Being in my late 40s, I find it takes more effort and motivation to be physically active. Perhaps you are experiencing the same challenge regardless of your age. But, being physically active is important and beneficial at any age.
As an older adult, regular physical activity is one of the most important things you can do for your health. According to the Centers for Disease Control (CDC), a single bout of moderate-to vigorous physical activity provides immediate benefits for your health including: Sleep– Improves sleep quality; Less Anxiety– Reduces feelings of anxiety; Blood Pressure– Reduces blood pressure. Regular physical activity provides important health benefits for chronic disease prevention. Long-term benefits include: Brain Health– Reduces risks of developing dementia (including Alzheimer’s disease) and reduces risk of depression; Heart Health– Lowers risk of heart disease, stroke, and type 2 diabetes; Cancer Prevention-Lowers risk of eight cancers: bladder, breast, colon, endometrium, esophagus, kidney, lung, and stomach; Healthy Weight– Reduces risk of weight gain; Bone Strength – Improves bone health; Balance and Coordination– Reduces risks of falls. Being physically active makes it easier to perform activities of daily living, including eating, bathing, toileting, dressing, getting into or out of a bed or chair, and moving around the house or neighborhood. Physically active older adults are less likely to experience falls, and if they do fall, they are less likely to be seriously injured. Physical activity also can preserve physical function and mobility, which may help maintain independence longer and delay the onset of major disability.
If you currently are not physically active, it is never too late to start. Keep in mind, some physical activity is better than none at all. Remember to consult your physician before starting any type of physical activity. Older adults should move more and sit less throughout the day. Older adults who sit less and do any amount of moderate-to-vigorous intensity physical activity gain some health benefits. Your health benefits will increase with the more physical activity that you do. Older adults with chronic conditions should understand whether and how their conditions affect their ability to do regular physical activity safely. When older adults cannot do 150 minutes of moderate-intensity aerobic activity a week (for example, 30 minutes a day, 5 days a week) because of chronic conditions, they should be as physically active as their abilities and conditions allow.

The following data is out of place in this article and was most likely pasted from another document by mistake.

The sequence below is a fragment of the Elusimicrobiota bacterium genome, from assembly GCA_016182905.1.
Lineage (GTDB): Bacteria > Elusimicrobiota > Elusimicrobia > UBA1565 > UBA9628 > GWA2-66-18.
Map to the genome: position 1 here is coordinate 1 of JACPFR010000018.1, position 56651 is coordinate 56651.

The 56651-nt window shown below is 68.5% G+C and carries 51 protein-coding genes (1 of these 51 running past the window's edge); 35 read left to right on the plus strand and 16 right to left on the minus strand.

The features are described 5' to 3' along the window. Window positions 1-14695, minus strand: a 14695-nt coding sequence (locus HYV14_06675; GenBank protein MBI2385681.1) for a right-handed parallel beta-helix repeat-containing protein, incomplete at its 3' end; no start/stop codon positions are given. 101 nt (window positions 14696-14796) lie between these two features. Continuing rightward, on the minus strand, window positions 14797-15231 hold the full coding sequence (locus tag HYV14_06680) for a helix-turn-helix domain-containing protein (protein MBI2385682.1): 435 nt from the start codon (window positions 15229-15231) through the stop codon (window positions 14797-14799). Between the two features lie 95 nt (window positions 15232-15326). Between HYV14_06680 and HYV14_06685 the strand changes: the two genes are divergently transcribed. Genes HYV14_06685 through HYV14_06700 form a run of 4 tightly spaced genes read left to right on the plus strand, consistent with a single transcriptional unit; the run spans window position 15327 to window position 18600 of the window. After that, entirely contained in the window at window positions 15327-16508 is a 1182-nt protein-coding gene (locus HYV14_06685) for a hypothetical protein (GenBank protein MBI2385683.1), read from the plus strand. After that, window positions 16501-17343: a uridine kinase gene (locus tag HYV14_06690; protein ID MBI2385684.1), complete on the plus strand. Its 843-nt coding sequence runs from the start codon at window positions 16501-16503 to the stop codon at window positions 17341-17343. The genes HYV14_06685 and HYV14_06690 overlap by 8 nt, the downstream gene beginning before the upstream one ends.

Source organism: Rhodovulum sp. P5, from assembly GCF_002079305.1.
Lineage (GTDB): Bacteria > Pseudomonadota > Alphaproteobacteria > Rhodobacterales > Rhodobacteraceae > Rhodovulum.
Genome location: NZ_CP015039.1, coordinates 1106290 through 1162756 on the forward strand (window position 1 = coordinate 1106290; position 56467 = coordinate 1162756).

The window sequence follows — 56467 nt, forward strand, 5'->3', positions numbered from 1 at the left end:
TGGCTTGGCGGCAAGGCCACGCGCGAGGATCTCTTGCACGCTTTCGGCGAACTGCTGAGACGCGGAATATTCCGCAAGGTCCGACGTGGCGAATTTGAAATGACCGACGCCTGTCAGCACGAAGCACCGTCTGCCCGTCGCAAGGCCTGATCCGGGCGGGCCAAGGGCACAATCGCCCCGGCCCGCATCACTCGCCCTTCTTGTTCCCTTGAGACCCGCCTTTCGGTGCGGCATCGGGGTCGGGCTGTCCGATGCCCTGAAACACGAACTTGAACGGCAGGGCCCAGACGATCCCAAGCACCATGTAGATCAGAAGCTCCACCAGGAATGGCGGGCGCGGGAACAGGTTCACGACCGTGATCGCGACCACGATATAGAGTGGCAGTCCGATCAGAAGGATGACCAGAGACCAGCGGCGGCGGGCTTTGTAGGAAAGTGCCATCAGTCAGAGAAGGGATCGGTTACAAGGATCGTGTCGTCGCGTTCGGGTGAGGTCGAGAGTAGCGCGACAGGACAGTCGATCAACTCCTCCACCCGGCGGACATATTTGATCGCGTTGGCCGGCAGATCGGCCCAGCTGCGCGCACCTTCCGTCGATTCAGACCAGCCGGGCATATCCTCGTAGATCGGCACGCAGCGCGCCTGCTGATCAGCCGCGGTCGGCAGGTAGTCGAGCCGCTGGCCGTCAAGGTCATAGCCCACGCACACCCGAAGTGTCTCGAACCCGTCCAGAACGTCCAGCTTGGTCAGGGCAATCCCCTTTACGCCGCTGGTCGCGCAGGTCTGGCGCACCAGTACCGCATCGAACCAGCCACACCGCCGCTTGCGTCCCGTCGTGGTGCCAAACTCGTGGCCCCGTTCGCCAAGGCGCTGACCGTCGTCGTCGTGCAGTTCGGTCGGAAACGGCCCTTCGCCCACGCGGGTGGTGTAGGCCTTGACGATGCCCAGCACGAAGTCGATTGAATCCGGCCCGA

What can you do to increase your level of physical activity? Walking, hiking, dancing, swimming, water aerobics, jogging, running, aerobic exercise classes, yoga, bicycle riding, yard work, playing sports like tennis or basketball, strengthening exercises using exercise bands, weight machines or hand-held weights, pushups, pullups, squats or lunges, gardening, carrying groceries and tai chi are just a few examples.
How can you be physically active in Meigs County? The Meigs County Health Department’s Creating Healthy Communities (CHC) Program makes the healthy choice the easy choice for residents and visitors. Throughout the years and around the County, thousands of dollars in grant funding have been invested. All CHC projects are suggested by community coalition members. Just a few examples of completed projects include enhanced playgrounds (including but not limited to the Angela Eason Memorial Park, Star Mill Park, Water Works Park, Mechanic Street Park and ballfield in Syracuse) via the installation of inclusive, accessible equipment for all ages and abilities. The program has constructed or rehabilitated walking paths as well as the public basketball court along Main Street in Pomeroy in addition to resurfacing the tennis court and assisting with construction of the Splash Pad at the General Hartinger Park in Middleport. CHC implemented the free Book A Bike Program with the Meigs Public Library system and is responsible for the establishment of the Meigs County Farmers Market. CHC coordinated the County’s Active Transportation Plan to make walking or biking to work or school safer. CHC has provided for the establishment of community gardens as well as for planting of fruit and nut trees in the publicly-accessible Meigs Soil and Water Conservation District Area outside Rutland.
CHC activities planned for 2022 include, but are not limited to, installation of three water bottle filling stations to increase the use of hiking trails within Forked Run State Park; implementation of a paved right of way leading into the General Hartinger Park in Middleport and resurfacing the Chester United Methodist Church’s basketball court for public use.
Overall, evidence shows that regular physical activity provides important health benefits for people of all ages and abilities. Remember establishing a fitness routine and achieving your health goal(s) are marathons not sprints. Results will come as you remain consistent and persistent in your dedication and efforts to improve your physical and mental well-being.
Meigs County Health Department is available to assist you. Please call 740-992-6626 Monday through Friday from 8 a.m. – 4 p.m. or visit www.meigs-health.com for more information.
Courtney C. Midkiff, BSC, is Administrator for the Meigs County Health Department.